New York Times on February 19th published a report entitled “Extremely cold weather causes some Texas residents to die in bedrooms, cars and backyards”.
In extreme cold weather, many Texas residents were found to have frozen to death in bedrooms, cars and backyards, and the world is miserable. The play is constantly on. The full text is excerpted as follows:
Carol Anderson, a 75-year-old Army veteran, spent most of her life in southeastern Texas, where the most worrying natural disasters were hurricanes that formed from the Gulf of Mexico during warm months.
But recently, Anderson, who relies on oxygen cylinders to maintain breathing, knows that another storm is hitting him.
To be prepared, he ordered a new oxygen cylinder, but it never arrived.
However, outside his first floor brick house in Crosby, Texas, the pickup truck also has a spare oxygen cylinder on it.
So when Anderson is found dead in his pickup truck, his stepdaughter guesses that he was going outdoors to get the spare oxygen cylinder.
He usually used oxygen bottles indoors, and the night before, when a deadly cold current hit most of Texas, his house was powered off.
In the blizzard-hit area extending from Texas to Ohio, including Anderson, at least 58 people have died from carbon monoxide poisoning, car accidents, drowning, house fire or hypothermia.
Although the final death toll may be much higher,
In Galveston County on the Gulf Coast of Texas, authorities said that two residents have died of exposure to severe cold, and one may have died of carbon monoxide poisoning.
The cause of death of another four people is still under investigation, which is likely to be related to the cold weather.
Judge Mark Henry, the top elected official in Galveston County, said he would evacuate some of the most vulnerable residents before a snowstorm if he knew that the power outage would cause the county to fall into darkness for several days.
He said that the Texas Electricity Stability Commission, which manages the Texas power grid, only warned that there would be rotating power outages. However, most residents have been out of power for at least 48 hours in their homes.
A spokesman for the Texas Electricity Stability Commission said on the 19th local time that the surge in demand put pressure on the grid, leading to a very serious crisis that “local power companies cannot carry outages in turn”.
At its peak, about 4 million Texas residents were unable to use electricity at the height of the temperature plummeted.
On the 19th, local time, about 165,000 people still had no electricity, and millions of people had no running water or were notified of boiling tap water – low water pressure may cause bacteria to penetrate into the drinking water system.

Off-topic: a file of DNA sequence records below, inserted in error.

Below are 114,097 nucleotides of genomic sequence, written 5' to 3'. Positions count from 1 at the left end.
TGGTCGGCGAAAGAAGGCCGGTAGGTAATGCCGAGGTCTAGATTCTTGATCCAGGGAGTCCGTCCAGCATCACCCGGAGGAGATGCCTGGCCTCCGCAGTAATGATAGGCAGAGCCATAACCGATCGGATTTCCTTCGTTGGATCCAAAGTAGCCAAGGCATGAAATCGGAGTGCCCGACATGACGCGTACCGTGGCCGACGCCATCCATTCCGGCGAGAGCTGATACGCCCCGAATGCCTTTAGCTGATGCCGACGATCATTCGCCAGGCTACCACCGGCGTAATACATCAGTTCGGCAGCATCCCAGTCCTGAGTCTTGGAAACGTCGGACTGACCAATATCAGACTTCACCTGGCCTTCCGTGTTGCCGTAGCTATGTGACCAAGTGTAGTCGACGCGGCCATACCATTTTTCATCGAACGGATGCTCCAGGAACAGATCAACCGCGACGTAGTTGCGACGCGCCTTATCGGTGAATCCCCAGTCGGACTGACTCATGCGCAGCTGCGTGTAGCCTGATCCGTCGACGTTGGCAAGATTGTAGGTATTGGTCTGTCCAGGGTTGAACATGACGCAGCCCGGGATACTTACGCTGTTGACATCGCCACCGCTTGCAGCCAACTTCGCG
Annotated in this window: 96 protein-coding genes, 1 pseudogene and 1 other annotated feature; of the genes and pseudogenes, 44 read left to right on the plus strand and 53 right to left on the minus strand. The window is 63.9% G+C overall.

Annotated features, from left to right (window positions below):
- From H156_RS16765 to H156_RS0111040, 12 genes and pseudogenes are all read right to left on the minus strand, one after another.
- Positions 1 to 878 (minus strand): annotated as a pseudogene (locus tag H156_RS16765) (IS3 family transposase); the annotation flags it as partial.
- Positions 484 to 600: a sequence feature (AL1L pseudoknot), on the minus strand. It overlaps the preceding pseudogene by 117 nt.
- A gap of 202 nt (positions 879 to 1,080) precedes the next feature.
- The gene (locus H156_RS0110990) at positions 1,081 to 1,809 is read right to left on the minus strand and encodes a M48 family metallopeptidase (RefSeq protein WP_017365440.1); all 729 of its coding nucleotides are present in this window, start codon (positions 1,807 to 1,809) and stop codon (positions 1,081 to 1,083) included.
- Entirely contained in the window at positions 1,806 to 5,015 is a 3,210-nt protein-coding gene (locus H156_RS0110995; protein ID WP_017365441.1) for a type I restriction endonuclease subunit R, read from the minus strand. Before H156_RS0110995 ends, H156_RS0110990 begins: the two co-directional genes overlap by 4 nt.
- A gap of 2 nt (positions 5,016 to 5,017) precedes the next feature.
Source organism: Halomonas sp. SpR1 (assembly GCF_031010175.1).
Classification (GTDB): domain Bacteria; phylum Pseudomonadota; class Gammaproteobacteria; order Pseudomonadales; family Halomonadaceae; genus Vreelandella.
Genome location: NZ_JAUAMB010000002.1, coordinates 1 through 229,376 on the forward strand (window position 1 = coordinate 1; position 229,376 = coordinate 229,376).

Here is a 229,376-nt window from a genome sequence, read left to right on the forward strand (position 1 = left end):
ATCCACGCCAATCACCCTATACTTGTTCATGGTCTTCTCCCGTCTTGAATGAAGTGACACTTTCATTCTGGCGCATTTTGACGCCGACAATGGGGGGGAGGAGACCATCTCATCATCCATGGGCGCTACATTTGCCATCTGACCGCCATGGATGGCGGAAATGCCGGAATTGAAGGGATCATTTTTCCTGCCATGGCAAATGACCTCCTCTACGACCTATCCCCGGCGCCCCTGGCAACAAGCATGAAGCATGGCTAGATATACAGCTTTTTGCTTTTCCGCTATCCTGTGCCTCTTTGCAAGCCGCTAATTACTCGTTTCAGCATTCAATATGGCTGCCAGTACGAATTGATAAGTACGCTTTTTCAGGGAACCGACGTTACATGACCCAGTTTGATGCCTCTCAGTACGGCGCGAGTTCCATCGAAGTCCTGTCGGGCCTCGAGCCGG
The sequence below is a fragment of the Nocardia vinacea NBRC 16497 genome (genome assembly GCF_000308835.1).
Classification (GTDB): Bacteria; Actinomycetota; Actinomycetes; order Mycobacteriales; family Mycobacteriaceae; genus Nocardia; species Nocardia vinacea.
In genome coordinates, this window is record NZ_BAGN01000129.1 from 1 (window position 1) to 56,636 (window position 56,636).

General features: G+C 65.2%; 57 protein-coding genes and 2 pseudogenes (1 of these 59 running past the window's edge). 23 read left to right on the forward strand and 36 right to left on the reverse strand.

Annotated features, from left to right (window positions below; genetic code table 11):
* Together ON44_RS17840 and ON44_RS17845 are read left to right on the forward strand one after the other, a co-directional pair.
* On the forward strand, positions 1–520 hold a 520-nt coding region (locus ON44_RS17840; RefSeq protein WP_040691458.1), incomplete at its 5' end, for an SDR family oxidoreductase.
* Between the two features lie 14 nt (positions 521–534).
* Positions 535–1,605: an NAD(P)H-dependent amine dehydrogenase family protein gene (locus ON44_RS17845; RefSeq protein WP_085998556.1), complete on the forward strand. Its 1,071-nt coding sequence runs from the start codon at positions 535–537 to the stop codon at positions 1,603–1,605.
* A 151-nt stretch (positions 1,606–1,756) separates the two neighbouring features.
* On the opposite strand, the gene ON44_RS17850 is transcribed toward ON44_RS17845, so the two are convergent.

The crisis has given a clearer view of the different dimensions of a public health crisis exacerbated by poverty, despair and, in some cases, lack of understanding of the safety of severe cold weather.
From 15th to 17th local time, more than 700 people were admitted to Texas hospitals and health institutions, all of whom were related to carbon monoxide poisoning. Austin Fire Department chief Sayer Smith said there were dozens of incidents in the city where people burned charcoal in their homes resulting from poisoning.
The cold weather also hinders the response to the novel coronavirus pandemic.
The White House said on the 19th local time that due to blizzards across the country, the delivery of 6 million doses of COVID-19 vaccine was delayed, resulting in a backlog of vaccination work in various states.
In Texas, hospitals everywhere have been struggling with problems such as pipe bursts, power outages and severe water shortages, so it is difficult to focus on treating patients.
Abilene authorities say a man died after he was unable to receive dialysis treatment at Hendrick Medical Center.
“Proper care for dialysis patients requires a large amount of filtered water in addition to electricity and heat, while hospitals are cut off water,” said Kend Floris, the head of the local fire department.
Elsewhere in Texas, a 69-year-old man was found dead at his home in a village south of San Antonio.
Authorities said that the man’s home had been cut off from electricity, and the temperature in his bedroom was only 35 degrees Fahrenheit (about 1.7 degrees Celsius) when he was found.
In Houston, Ethiopian immigrant Melsha was found dead in a car in his garage. When the police found her, she and her seven-year-old daughter had died of carbon monoxide poisoning.
Her husband and his 8-year-old son were taken to the hospital, and the boy is still in the intensive care unit.
In Conroe, Texas, near Houston, Christian Pineda, an 11-year-old boy, was found dead in his bed on the morning of the 15th.
Detective James Kellymen of Conroe Police Department said that the boy had to squeeze into a bedroom with his parents and siblings after the power was cut off at the previous night.